1.06.2009

I'm on my way to the airport

to pick up Dave Ballard and his family. They live in Tampa, Florida, and we don't get to see them nearly enough. We are very excited for their visit. I am a little reminiscent about another trip to the airport exactly four years ago from today. It was the day Derrick joined our family.

Derrick, Rachel, Steve, Lucy and Emily. January 6, 2005

Here is his story, as written in March 2005, as requested by his 9th grade English teacher. It is a very personal story that was written in his words, edited by me for easier reading, and is posted with his permission.

My name is Derrick Graham Horner. I was born in East London, South Africa. My mother and I lived with eight other family members in Buffalo Flats. In one room there would be me and my mother. In another room was my aunt and her children. In the other room were my grandfather and my cousin who was an orphan. I never knew my father. My mother was a good lady who worked as a nurse. While she was at work, my grandmother looked after me. My mother had eleven brothers and sisters, and she was number nine.
When I was in grade three my mother passed away. I came home from school one day and my aunts were at my house. They said that my mother was not good at work and had gone to the private hospital. She was in the hospital for two weeks. I visited her every two days, but at the end they wouldn’t let me go in the room with her because they thought I was going to cry. She passed away in October of 1998. I knew she was going to die; something told me it would happen. But that didn’t make it any easier.
I remember her funeral. It was held in Coffee Bay in the Transkei, where she grew up. It was a four-hour drive from East London. The funeral was in a big tent and there were maybe a thousand people there: workers, friends, and family. I sat by myself during the funeral.
After the funeral we went back to Buffalo Flats. I stayed in the room all alone. I was scared to sleep in there by myself. So I went to go live with my Aunt Shirley. She was the eldest living of my mother’s siblings, so that is why I went to go stay with her. She lived in Southernwood with her three sons: Timothy, Tyrone, and John Paul and two of my other cousins: Eric and Gabriel. Her husband, Patrick, had lived in Quigney near the beach, but she had moved away from him because he smoked and drank. He was a good guy, even though he drank. He had passed away from cancer three months before my mother died.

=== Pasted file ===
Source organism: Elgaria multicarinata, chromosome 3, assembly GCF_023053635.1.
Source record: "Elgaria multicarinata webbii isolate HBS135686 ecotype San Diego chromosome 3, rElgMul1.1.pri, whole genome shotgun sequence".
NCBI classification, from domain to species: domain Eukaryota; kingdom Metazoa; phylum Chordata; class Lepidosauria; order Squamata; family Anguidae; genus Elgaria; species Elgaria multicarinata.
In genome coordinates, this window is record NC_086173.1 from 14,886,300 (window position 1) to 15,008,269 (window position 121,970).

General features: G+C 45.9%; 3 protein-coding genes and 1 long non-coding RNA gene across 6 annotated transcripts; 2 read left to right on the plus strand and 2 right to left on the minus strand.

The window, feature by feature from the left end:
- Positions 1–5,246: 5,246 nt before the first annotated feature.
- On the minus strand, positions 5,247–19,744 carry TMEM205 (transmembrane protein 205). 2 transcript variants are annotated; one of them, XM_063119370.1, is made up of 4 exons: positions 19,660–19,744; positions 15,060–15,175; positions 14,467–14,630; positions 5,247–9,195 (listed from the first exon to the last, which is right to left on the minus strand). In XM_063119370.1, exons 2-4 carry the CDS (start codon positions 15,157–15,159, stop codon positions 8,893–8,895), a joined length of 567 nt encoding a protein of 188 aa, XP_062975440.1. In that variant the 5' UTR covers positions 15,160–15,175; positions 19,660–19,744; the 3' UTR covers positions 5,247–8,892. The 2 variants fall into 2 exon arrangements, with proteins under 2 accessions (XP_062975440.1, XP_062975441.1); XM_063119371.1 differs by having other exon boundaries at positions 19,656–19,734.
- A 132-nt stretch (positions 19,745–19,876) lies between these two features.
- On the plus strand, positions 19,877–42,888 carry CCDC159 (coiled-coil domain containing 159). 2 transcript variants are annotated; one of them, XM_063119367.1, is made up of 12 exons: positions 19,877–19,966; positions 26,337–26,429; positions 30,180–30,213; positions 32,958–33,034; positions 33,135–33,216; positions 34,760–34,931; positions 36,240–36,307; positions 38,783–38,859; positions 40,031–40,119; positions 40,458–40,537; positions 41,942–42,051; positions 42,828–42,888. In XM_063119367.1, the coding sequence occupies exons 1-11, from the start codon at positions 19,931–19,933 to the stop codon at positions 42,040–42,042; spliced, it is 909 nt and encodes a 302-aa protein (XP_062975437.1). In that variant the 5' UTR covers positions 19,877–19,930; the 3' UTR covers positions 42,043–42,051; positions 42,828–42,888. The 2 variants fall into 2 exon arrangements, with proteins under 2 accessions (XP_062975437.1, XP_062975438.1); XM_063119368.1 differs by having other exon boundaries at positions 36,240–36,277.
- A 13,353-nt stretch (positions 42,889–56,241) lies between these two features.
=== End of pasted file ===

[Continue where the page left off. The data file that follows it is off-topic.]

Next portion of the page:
I shared a room with my cousins Eric and Gabriel. Their families still lived in the Transkei, but they came to Southernwood to live with Shirley so they could get a better education in the city. Our room was fifteen feet back behind the house. We shared two beds. Eric and I slept in a double bed and Gabriel slept by himself. We used a candle for light.
In January 2002 I met the Ballards. They came to South Africa to teach at a college in East London called Border Technikon. The first time I saw them, they were sitting in the front right corner in church. They came over to Shirley’s house for Family Home Evening every week. They took turns giving everyone rides on their scooter.
One night Steve came over and asked Shirley if I could go with them on a backpacking trip to Capetown. I had never been away from East London, except for the Transkei, and I was very happy. They gave me a list of things to pack for the trip, but I was confused and didn’t understand everything like: tennis shoes, swimming suit, or what hiking was. (I thought they meant we were hitch-hiking to Capetown.)
The next morning we left with Linda, who was their supervisor, for Capetown. We first went backpacking with a group or Boers, or Dutchman. They sat around the campfire eating meat and singing songs. I learned what hiking was, and it was nice. I had never seen tall people like Steve and Emily before. They were different because they were kind to me. After the hike we kept driving towards Capetown. We ate at restaurants, went shopping, and went to an amusement park called Ratanga Junction. It was my first time riding a roller coaster. Steve and Emily gave me a journal on the trip. I asked them what a journal was and they told me. I wrote every night in my journal.